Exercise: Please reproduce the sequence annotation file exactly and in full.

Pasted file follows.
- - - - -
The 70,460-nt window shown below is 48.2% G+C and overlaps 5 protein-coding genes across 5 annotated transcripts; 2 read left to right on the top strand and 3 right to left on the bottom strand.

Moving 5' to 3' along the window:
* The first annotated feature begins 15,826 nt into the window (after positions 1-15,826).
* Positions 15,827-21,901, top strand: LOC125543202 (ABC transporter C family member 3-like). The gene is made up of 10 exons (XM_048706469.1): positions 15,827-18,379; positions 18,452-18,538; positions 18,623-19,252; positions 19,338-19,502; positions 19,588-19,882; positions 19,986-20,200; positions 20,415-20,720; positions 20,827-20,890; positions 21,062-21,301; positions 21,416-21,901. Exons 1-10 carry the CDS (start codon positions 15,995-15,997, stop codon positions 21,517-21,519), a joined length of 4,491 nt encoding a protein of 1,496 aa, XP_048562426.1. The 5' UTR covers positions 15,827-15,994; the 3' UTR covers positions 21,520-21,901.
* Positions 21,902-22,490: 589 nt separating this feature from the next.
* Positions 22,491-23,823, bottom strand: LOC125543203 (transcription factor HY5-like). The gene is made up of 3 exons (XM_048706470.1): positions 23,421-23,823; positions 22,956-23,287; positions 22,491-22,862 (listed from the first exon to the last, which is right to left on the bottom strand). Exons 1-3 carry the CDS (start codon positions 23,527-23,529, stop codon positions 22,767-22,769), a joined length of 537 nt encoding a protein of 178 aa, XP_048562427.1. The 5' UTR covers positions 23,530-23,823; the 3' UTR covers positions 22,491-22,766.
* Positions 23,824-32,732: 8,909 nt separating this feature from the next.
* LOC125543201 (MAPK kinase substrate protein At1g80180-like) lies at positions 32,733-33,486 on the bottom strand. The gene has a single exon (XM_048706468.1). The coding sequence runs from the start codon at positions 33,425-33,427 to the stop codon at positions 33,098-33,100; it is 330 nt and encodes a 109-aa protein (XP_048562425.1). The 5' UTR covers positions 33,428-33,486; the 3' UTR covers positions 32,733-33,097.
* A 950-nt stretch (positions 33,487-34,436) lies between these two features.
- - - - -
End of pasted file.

The 70,460-nt window shown below is 48.2% G+C and overlaps 5 protein-coding genes across 5 annotated transcripts; 2 read left to right on the top strand and 3 right to left on the bottom strand.

Moving 5' to 3' along the window:
* The first annotated feature begins 15,826 nt into the window (after positions 1-15,826).
* Positions 15,827-21,901, top strand: LOC125543202 (ABC transporter C family member 3-like). The gene is made up of 10 exons (XM_048706469.1): positions 15,827-18,379; positions 18,452-18,538; positions 18,623-19,252; positions 19,338-19,502; positions 19,588-19,882; positions 19,986-20,200; positions 20,415-20,720; positions 20,827-20,890; positions 21,062-21,301; positions 21,416-21,901. Exons 1-10 carry the CDS (start codon positions 15,995-15,997, stop codon positions 21,517-21,519), a joined length of 4,491 nt encoding a protein of 1,496 aa, XP_048562426.1. The 5' UTR covers positions 15,827-15,994; the 3' UTR covers positions 21,520-21,901.
* Positions 21,902-22,490: 589 nt separating this feature from the next.
* Positions 22,491-23,823, bottom strand: LOC125543203 (transcription factor HY5-like). The gene is made up of 3 exons (XM_048706470.1): positions 23,421-23,823; positions 22,956-23,287; positions 22,491-22,862 (listed from the first exon to the last, which is right to left on the bottom strand). Exons 1-3 carry the CDS (start codon positions 23,527-23,529, stop codon positions 22,767-22,769), a joined length of 537 nt encoding a protein of 178 aa, XP_048562427.1. The 5' UTR covers positions 23,530-23,823; the 3' UTR covers positions 22,491-22,766.
* Positions 23,824-32,732: 8,909 nt separating this feature from the next.
* LOC125543201 (MAPK kinase substrate protein At1g80180-like) lies at positions 32,733-33,486 on the bottom strand. The gene has a single exon (XM_048706468.1). The coding sequence runs from the start codon at positions 33,425-33,427 to the stop codon at positions 33,098-33,100; it is 330 nt and encodes a 109-aa protein (XP_048562425.1). The 5' UTR covers positions 33,428-33,486; the 3' UTR covers positions 32,733-33,097.
* A 950-nt stretch (positions 33,487-34,436) lies between these two features.